PDC Weekly Global Flood Survey: February 23, 2012
Over the last week, precipitation has been heavy in many parts of the globe with standout areas of flooding occurring throughout Southeast Asia, and in parts of Australia, the America, Southern Africa, and Southern and Eastern Europe (parts of which are shown in Figure 1). This precipitation has resulted in flood events being reported on every continent. This week’s rain pattern is consistent with the long-term La Nina forecast that we have been discussed in previous PDC Global Flood Survey products. Below are a few snap shots of recent precipitation and active flood events, to include impacts on the local population and expected weather conditions for the areas over the next several days.
Precipitation & Flooding: South America
As was the case last week, much of the interior sections of South America has received locally heavy rains (See Figure 2). Consistent rain has resulted in extensive flooding in Guyana, Ecuador, Brazil, Bolivia, Peru, and Chile.
Brazil Flooding: According to the reliefweb website, the worst rains in over five years caused the Acre River area to flood. There has been a negative impact on over 60,000 people, leaving over 7,000 local residents homeless. This flooding event has been reported as the second highest in local history. Light rain is predicted in this area over the next several days, as the rainy season continues. (Figure 3. above shows this large area, and the regions just below)
The forecast for Brazil includes continued precipitation over the next several days.
Bolivia Flooding: According to RSOE, Several South American countries remain today in a state of emergency due to heavy rainfall associated with La Niña weather phenomenon that has unleashed chaos in the region in recent days. At least 10 people died and more than 9,000 families lost their homes and crops in Bolivia as a result of heavy rainfall since December, which caused mudslides and overflowing in rivers across the country. The Government of La Paz on Wednesday declared a national emergency and authorized the distribution of 162 tons of aid to victims, currently housed in schools, churches and other facilities. Many villages remain cut off by floods that caused the collapse of bridges and flooded the fields, with consequent loss of potato, quinoa and barley fields.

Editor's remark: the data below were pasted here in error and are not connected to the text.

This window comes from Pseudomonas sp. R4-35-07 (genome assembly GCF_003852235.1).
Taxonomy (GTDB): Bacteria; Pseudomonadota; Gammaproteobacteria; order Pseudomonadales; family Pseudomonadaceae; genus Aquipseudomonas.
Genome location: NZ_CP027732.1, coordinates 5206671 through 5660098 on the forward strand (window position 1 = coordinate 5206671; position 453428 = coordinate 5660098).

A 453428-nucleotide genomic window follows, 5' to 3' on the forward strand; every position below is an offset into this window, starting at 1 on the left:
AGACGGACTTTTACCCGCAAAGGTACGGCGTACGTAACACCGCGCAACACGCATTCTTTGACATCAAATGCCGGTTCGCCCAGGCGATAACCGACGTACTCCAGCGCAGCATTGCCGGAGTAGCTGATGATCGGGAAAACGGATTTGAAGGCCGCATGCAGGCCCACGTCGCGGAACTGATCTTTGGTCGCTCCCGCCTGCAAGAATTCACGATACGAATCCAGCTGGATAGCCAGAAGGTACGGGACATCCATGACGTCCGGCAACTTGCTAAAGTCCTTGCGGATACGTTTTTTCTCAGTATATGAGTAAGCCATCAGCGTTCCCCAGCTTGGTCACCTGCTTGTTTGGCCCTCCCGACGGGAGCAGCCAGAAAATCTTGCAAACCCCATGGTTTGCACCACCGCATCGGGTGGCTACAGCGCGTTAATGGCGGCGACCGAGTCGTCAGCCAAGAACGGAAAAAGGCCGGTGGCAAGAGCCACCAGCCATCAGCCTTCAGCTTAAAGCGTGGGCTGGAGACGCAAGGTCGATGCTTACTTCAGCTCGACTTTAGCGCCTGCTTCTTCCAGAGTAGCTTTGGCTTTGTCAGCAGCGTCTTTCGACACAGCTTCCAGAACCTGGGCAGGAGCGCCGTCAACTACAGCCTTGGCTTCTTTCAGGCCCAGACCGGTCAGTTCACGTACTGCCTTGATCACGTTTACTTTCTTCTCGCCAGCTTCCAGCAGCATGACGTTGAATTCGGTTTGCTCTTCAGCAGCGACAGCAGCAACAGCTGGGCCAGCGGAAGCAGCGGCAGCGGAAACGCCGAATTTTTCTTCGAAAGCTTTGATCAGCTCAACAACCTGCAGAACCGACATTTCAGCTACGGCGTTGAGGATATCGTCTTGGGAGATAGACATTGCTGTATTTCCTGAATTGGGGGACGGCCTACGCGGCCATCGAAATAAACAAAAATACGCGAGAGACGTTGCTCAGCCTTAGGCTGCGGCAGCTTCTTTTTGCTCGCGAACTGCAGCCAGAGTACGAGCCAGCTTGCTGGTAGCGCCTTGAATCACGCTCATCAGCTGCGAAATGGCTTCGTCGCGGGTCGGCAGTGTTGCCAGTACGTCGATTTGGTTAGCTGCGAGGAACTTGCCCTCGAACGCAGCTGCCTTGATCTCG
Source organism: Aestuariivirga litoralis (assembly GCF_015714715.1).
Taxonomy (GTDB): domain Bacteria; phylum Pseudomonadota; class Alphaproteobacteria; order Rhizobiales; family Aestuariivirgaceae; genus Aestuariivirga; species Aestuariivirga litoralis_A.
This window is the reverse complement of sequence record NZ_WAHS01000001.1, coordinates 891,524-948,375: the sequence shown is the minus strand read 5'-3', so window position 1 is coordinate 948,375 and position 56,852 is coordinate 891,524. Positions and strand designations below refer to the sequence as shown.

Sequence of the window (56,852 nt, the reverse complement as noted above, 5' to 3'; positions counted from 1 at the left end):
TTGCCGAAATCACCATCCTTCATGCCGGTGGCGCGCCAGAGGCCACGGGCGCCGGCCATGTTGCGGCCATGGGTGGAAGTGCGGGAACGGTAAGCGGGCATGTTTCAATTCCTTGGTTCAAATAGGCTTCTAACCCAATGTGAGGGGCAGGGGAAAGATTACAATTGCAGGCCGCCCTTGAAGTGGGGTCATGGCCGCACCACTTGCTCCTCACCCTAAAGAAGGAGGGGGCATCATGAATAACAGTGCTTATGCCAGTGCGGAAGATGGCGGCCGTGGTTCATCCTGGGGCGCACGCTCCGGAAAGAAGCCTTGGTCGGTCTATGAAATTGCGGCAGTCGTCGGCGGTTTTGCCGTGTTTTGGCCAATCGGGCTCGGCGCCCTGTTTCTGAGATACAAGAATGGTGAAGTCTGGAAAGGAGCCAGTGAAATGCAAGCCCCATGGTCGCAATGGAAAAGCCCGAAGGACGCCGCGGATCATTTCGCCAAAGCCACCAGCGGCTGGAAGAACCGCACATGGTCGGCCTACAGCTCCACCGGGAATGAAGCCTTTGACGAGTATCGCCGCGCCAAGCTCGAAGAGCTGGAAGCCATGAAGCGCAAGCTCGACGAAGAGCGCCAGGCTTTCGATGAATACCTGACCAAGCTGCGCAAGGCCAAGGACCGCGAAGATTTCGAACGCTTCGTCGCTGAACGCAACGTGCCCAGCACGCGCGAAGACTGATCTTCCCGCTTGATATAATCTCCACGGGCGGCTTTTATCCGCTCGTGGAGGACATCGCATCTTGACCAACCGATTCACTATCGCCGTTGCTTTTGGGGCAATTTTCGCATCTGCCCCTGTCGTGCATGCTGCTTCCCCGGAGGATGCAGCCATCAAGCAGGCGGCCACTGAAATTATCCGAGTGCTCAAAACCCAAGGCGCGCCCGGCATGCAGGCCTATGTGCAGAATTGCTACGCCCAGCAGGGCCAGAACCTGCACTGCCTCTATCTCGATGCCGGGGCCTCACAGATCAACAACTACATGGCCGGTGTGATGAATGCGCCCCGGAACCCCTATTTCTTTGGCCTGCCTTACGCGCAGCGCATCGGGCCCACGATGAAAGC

The forecast for Bolivia includes continued precipitation over the next several days.
Ecuador Flooding: According to RSOE, the Government of Ecuador has established flood alerts in twelve provinces. According to the Ecuadorian Civil Defense, the past weekend 85 people were killed by traffic accidents and heavy rains that left several drowned and electrocuted, and 20 people are still listed as missing. The Ministry of Health has also warned of a dengue outbreak, which can be exacerbated by the rains and standing water. Since the beginning of 2012 one death and 1,233 people are reported infected.
The forecast for Ecuador shows less precipitation over the next several days.
Precipitation & Flooding: Southeast Asia
Since the start of 2012 Southeast Asia has experienced considerable rainfall, to be expected during this La Nina event, and has continued over the last week. Currently there is ongoing flooding in Malaysia, Indonesia, and the Philippines (Figure 4).
This satellite image of Southeast Asia is provided by digital-typhoon.org
Sumatra, Indonesia Flooding: According to reliefweb, officials are trying to determine how many casualties and homes were swept away by flash floods in West Sumatra. This recent event is continuing to be monitored as assistance is being provided by the nearby cities of Batusangkar and Bukittinggi.
The forecast for Indonesia includes continued precipitation over the next several days.
Malaysian Flooding: According to Malaysian Meteorological Department, there is a warning for thunderstorms and heavy rainfall and flooding. Scattered thunderstorms and heavy rain occurring over the states of Perak (Hilir Perak District) and Selangor (Sabak Bernam, Kuala Selangor, Kelang and Petaling Districts) are expected to persist until morning, Friday, 24 February 2012. These condition may cause strong winds and flash floods over the next several days. PDC will be monitoring this event and as more information on the impacts to population become available.
The forecast for Malaysia includes continued precipitation over the next several days.
Over the next week PDC will continue to monitor areas of high precipitation and keep a close eye on flooding across the globe. Currently PDC is monitoring flood events in the following areas: Australia, Bolivia, Brazil, Burundi, Chile, Ecuador, England, Guyana, Indonesia, Malaysia, Peru, Philippines, Poland, Uganda, United States
For the most up-to-date information on these flood events and all-hazards, download the free PDC Disaster Alert mobile app for iOS and Android devices.